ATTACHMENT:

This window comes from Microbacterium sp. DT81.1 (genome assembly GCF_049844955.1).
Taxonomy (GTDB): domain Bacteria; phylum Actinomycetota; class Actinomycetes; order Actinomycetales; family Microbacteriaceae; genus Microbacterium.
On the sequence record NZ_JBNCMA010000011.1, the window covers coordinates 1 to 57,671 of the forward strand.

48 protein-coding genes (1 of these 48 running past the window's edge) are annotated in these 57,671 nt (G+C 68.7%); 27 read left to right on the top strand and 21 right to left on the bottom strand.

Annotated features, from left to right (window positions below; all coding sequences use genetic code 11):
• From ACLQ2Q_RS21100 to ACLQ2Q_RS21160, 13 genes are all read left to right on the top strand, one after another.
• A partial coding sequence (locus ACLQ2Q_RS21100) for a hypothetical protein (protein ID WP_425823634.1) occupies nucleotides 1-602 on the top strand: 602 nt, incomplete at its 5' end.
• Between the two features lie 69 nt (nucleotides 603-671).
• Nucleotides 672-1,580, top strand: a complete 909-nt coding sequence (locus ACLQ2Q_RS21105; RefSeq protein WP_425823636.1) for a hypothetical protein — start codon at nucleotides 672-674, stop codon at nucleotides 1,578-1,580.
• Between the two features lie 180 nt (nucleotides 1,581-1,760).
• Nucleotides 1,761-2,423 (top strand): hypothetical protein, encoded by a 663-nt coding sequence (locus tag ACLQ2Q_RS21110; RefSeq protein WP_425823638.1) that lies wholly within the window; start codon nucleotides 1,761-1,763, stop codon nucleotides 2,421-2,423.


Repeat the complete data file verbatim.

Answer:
This window comes from Microbacterium sp. DT81.1 (genome assembly GCF_049844955.1).
Taxonomy (GTDB): domain Bacteria; phylum Actinomycetota; class Actinomycetes; order Actinomycetales; family Microbacteriaceae; genus Microbacterium.
On the sequence record NZ_JBNCMA010000011.1, the window covers coordinates 1 to 57,671 of the forward strand.

48 protein-coding genes (1 of these 48 running past the window's edge) are annotated in these 57,671 nt (G+C 68.7%); 27 read left to right on the top strand and 21 right to left on the bottom strand.

Annotated features, from left to right (window positions below; all coding sequences use genetic code 11):
• From ACLQ2Q_RS21100 to ACLQ2Q_RS21160, 13 genes are all read left to right on the top strand, one after another.
• A partial coding sequence (locus ACLQ2Q_RS21100) for a hypothetical protein (protein ID WP_425823634.1) occupies nucleotides 1-602 on the top strand: 602 nt, incomplete at its 5' end.
• Between the two features lie 69 nt (nucleotides 603-671).
• Nucleotides 672-1,580, top strand: a complete 909-nt coding sequence (locus ACLQ2Q_RS21105; RefSeq protein WP_425823636.1) for a hypothetical protein — start codon at nucleotides 672-674, stop codon at nucleotides 1,578-1,580.
• Between the two features lie 180 nt (nucleotides 1,581-1,760).
• Nucleotides 1,761-2,423 (top strand): hypothetical protein, encoded by a 663-nt coding sequence (locus tag ACLQ2Q_RS21110; RefSeq protein WP_425823638.1) that lies wholly within the window; start codon nucleotides 1,761-1,763, stop codon nucleotides 2,421-2,423.